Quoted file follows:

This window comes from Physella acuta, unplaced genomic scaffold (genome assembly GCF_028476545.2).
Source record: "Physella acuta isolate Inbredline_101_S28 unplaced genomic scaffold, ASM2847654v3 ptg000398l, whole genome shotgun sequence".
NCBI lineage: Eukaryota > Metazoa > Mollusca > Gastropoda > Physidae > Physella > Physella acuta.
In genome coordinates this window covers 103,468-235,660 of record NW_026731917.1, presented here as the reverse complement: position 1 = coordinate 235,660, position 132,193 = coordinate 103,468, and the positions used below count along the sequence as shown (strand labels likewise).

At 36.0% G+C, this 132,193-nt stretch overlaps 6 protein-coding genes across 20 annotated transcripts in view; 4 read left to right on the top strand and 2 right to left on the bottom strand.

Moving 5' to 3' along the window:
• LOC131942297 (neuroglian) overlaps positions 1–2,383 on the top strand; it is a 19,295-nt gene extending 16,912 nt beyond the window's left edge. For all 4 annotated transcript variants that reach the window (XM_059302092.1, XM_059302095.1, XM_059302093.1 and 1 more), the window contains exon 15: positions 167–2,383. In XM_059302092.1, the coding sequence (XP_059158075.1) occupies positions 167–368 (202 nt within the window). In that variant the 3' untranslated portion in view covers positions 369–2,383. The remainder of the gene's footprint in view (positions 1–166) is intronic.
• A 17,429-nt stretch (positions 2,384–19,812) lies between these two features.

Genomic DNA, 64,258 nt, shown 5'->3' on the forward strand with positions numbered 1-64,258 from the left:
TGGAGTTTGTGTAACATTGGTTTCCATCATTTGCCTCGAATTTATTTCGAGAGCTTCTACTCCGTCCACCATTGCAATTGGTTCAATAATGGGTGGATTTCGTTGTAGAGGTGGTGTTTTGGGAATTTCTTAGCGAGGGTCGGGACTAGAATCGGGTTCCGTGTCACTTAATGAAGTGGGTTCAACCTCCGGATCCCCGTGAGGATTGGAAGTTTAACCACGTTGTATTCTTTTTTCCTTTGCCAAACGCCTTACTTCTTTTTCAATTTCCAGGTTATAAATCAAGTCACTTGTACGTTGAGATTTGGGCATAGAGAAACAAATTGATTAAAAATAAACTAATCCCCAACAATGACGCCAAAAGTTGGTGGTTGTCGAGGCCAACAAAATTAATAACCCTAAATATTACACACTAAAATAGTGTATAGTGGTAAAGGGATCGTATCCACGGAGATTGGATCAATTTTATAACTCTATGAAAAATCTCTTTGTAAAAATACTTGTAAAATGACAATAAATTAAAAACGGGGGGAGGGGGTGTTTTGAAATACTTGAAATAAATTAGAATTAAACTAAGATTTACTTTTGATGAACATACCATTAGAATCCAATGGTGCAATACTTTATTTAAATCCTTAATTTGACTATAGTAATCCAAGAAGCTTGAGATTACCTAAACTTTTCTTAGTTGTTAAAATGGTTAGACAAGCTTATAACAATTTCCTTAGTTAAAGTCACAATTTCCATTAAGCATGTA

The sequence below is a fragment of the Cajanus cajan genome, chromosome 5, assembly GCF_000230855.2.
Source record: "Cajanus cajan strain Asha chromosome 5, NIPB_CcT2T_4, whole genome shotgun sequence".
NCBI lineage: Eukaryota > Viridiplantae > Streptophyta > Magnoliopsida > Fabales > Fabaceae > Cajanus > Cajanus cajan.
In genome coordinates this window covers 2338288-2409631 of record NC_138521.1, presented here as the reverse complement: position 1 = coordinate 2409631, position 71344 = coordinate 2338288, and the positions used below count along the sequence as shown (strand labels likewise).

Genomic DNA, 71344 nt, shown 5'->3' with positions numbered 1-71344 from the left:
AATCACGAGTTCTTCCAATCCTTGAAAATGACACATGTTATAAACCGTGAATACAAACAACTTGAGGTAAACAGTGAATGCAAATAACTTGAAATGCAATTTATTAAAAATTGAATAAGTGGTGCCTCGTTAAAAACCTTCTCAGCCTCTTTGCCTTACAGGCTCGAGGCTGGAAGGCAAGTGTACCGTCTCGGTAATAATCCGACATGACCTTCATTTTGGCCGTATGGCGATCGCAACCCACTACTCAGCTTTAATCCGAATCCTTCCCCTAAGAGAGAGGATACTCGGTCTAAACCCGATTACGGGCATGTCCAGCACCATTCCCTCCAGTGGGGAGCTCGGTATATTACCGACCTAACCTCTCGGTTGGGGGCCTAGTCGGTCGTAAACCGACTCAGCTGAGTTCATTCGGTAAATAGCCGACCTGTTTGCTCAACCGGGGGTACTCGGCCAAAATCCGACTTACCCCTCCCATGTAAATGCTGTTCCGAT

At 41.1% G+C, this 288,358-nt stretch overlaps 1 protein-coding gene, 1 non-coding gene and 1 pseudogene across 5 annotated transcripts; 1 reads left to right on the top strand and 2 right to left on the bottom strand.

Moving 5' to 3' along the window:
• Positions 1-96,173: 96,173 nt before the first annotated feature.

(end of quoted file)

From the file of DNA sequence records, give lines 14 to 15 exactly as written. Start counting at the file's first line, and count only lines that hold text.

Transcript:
In genome coordinates this window covers 2338288-2409631 of record NC_138521.1, presented here as the reverse complement: position 1 = coordinate 2409631, position 71344 = coordinate 2338288, and the positions used below count along the sequence as shown (strand labels likewise).

Genomic DNA, 71344 nt, shown 5'->3' with positions numbered 1-71344 from the left: